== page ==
I have to admit I’ve been an old fogey about drinking and driving all my life – one of my childhood friends spent six weeks in traction after being hit by a drunk driver. So no drinks at all for me if I’m getting behind the wheel. But now I can tell myself it’s no sacrifice because I don’t need the extra calories anyway. *sigh* It sucks to get old. 😉

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  2. LynnB

    Certainly not back in the 60s and 70s when the favorite cartoon characters were named Donald and Daffy. 🙂

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  3. Wow! I don’t know if I’m more impressed with your stomach or your metabolism superpowers. And by “impressed,” I mean envious.

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    • I envy my younger self, too. Drink all evening, eat a giant pizza at one AM, drink some more, study for a couple of hours, sleep for a couple of hours, and wake up ready to take on the world. These days I’d settle for just being able to take on the world.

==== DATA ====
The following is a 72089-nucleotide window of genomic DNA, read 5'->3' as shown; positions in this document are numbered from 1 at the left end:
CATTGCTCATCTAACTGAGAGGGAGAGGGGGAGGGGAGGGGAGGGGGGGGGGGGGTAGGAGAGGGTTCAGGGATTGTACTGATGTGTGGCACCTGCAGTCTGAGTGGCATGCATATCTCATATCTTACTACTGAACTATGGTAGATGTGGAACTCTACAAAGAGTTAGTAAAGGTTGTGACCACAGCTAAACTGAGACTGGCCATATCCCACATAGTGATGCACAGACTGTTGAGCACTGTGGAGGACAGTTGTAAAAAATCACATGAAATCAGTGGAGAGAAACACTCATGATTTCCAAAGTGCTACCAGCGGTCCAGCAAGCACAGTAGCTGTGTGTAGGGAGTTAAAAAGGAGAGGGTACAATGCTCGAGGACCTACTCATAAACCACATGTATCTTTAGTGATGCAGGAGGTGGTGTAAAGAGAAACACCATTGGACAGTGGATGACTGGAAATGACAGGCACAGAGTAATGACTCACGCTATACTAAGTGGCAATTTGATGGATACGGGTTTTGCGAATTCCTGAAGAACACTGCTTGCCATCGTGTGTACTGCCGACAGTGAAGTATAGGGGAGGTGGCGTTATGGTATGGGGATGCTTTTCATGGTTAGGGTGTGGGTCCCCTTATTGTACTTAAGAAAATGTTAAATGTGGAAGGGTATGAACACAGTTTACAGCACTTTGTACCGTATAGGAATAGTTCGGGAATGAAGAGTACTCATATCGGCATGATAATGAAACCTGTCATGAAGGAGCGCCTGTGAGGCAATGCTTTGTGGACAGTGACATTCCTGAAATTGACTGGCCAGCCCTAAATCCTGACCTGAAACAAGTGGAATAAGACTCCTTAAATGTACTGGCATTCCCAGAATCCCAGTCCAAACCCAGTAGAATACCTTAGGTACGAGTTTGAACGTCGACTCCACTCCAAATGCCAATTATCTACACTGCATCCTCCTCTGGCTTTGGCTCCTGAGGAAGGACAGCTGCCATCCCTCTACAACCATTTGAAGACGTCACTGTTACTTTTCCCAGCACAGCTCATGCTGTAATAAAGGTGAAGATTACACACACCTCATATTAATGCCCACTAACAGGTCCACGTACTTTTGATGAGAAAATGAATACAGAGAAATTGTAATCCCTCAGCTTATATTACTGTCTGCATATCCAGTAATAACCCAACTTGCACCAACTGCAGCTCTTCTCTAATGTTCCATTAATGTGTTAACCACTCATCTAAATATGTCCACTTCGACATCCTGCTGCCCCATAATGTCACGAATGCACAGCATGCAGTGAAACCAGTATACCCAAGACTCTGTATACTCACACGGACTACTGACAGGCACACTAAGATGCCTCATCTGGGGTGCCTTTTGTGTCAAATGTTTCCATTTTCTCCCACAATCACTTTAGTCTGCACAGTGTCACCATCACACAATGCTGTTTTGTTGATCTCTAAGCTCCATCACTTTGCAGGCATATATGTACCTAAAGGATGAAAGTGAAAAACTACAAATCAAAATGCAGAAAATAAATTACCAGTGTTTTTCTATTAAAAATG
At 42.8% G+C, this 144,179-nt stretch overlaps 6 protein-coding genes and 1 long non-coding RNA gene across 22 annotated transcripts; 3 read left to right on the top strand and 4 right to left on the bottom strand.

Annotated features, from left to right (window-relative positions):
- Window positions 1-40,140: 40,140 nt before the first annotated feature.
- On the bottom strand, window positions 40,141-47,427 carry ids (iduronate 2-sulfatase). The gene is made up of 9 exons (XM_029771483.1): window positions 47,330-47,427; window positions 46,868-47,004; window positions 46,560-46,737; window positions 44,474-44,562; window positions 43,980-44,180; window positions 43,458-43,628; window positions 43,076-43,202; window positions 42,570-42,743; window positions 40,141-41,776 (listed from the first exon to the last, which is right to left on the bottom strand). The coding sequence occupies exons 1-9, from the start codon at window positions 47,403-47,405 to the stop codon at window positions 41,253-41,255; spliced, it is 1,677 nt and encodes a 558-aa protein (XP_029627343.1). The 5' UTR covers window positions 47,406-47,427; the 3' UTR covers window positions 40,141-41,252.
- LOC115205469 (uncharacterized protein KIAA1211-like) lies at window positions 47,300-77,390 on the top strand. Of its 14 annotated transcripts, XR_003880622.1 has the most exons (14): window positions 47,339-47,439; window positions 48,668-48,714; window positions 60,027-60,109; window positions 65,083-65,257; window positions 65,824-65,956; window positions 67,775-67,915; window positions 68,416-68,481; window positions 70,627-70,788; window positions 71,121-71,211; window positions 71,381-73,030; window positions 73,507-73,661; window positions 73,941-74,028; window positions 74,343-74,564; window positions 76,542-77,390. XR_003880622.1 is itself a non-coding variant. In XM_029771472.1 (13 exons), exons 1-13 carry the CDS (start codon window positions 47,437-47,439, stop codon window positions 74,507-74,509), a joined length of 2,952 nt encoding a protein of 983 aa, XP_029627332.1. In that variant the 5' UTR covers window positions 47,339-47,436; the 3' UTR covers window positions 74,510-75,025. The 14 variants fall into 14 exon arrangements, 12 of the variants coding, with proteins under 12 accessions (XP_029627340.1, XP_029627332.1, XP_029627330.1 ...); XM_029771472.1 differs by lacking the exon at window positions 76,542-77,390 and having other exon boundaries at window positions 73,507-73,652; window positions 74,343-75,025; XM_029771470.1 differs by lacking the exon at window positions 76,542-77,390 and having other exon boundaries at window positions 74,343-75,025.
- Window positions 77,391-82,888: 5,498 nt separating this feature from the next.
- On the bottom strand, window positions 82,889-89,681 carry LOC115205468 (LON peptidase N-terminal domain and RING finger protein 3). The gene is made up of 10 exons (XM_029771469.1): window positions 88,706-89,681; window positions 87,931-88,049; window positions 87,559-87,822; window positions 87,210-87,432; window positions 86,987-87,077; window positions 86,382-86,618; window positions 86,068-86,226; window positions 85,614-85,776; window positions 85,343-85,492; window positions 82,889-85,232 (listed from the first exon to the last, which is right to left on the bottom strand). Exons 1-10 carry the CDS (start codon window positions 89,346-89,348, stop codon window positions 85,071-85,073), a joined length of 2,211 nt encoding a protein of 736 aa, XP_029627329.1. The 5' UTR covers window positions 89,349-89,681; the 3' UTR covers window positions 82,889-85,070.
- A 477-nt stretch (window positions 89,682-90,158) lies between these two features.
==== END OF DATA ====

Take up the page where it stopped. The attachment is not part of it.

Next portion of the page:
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  4. Lesley

    Oh what a fun topic one once close to my heart! Diane please do not doom yourself by saying you have a cast iron stomach and no discernible hangovers…..the gods may be listening. I remember saying that just before I hit 50. I could drink just about anything in rather enormous quantities (except Frangelico…ughhhh…bad memories there) throughout my college days into the twenties, thirties and forties. These days a glass of wine cut with soda nursed throughout the evening is sufficient. I still smile at a picture taken of moi in the ’70’s I would say, passed out cold on a flokati rug in a long white Mexican dress, hands crossed on my chest and someone had stuck a rose under my hands. Thank heavens there was no social media back then.

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    • LOL! Oh, that photo sounds priceless! It might be fun to post now, but at the time… maybe not so much. 😉 And you’re right, I probably shouldn’t have taunted the gods when my big 5-0 is coming up in a few months. Then again, these days it’s unusual for me to drink more than a beer or two anyway, so my hangover risk is probably pretty low. (Said she, optimistically…)

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  5. Diane I don’t know if I remember the first but I certainly remember Baby Duck, Strawberry Angel and oh the terrible lemon gin. I do recall having to deliver my friend home to her parents after a bottle of that. Not pretty. Gulp.